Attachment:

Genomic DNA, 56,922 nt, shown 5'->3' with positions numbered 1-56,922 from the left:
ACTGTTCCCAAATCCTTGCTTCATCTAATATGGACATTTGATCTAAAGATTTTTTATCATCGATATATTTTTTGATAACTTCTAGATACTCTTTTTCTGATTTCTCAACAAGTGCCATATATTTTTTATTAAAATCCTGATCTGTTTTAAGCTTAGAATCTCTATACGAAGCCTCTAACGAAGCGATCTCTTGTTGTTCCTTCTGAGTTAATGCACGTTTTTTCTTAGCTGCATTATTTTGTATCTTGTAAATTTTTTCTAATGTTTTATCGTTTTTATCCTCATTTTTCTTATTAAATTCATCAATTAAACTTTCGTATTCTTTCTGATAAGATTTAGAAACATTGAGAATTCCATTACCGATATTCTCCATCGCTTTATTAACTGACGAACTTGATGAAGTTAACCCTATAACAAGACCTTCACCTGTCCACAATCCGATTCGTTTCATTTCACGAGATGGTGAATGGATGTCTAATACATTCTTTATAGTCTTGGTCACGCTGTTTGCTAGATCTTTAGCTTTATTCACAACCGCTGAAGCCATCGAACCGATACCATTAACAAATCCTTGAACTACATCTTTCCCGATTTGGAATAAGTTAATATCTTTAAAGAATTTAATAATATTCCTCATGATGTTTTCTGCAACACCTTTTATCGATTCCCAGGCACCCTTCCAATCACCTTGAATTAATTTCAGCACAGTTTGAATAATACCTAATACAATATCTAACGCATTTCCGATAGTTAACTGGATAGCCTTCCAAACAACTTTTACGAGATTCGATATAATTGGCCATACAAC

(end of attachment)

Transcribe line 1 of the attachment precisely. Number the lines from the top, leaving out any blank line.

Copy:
Genomic DNA, 56,922 nt, shown 5'->3' with positions numbered 1-56,922 from the left: